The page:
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Digit Health. 2019 Oct 15;5:2055207619882179. doi: 10.1177/2055207619882179. eCollection 2019 Jan-Dec.

A mHealth Support Program for Australian Young Adults with Type 1 Diabetes: A Mixed Methods Study.

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Department of Dietetics, Human Nutrition and Sport, La Trobe University, Bundoora, Australia.
School of Exercise and Nutrition Science, Deakin University, Geelong, Australia.
Institute for Physical Activity and Nutrition, Deakin University, Geelong, Australia.
Centre for Quality and Patient Safety Research, School of Nursing and Midwifery, Deakin University, Geelong, Australia.


Aims and Objectives:

Young adulthood is a life stage comprised of many turning points. For young adults with type 1 diabetes (T1DM), diabetes self-management support is crucial during this period. There is a lack of diabetes education programs and services tailored to this population. This paper presents the findings, according to the STROBE guidelines, on the usability and acceptability of a patient-informed mHealth support program (Diabetes YES) that was developed for young adults with T1DM.


A total of 34 young adults aged 18-35 years with T1DM participated in the Diabetes YES program over 12 weeks. Google analytics was used to tracked website use, while a website usability survey measured ease of use. Facebook analytics was used to measure peer support engagement. Evaluation of the program was completed using Likert scales and open-ended questions.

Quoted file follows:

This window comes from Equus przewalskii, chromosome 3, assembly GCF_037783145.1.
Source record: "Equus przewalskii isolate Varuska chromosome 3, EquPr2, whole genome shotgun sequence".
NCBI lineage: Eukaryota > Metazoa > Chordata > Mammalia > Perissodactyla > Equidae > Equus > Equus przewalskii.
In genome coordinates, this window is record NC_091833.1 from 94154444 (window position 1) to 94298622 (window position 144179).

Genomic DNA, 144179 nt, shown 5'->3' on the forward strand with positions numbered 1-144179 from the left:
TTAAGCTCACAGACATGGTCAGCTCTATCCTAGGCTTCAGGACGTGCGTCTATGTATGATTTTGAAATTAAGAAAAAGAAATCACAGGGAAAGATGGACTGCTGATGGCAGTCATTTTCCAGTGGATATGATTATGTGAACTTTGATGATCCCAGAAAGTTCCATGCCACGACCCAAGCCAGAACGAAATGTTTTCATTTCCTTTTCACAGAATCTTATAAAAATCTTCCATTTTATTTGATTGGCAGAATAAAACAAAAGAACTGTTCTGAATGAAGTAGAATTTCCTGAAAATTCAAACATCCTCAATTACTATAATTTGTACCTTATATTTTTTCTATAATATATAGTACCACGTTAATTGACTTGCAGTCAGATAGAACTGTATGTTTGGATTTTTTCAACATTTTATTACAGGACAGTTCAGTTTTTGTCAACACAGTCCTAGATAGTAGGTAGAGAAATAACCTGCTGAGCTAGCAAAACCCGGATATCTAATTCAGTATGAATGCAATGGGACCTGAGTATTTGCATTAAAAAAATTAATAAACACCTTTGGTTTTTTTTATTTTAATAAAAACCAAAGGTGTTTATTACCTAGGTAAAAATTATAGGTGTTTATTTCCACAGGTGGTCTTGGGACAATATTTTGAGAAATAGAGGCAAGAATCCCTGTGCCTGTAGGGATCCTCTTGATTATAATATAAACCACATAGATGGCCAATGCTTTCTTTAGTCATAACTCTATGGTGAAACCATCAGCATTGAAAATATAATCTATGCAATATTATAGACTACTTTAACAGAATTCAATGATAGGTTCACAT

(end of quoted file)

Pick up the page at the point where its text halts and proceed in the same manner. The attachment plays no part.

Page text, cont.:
Participants rated the website favourably for its ease of navigation and easy to understand information. Web page visits declined sharply while peer support group engagement through Facebook remained consistent throughout the intervention period. Participants utilised weekly discussion topics to generate conversation within the peer support group. Emotional support from peers was the highest regarded benefit reported by participants.


Diabetes YES is an example of an mHealth support program that was readily accepted by young adults living with T1DM. Feasibility studies are an important formative step in the implementation of mHealth programs within mainstream healthcare. Future work should focus on the adaptability of such programs to fit within larger consumer or healthcare organisations.


Type 1 diabetes; diabetes education; digital health; mHealth; transition; young adults

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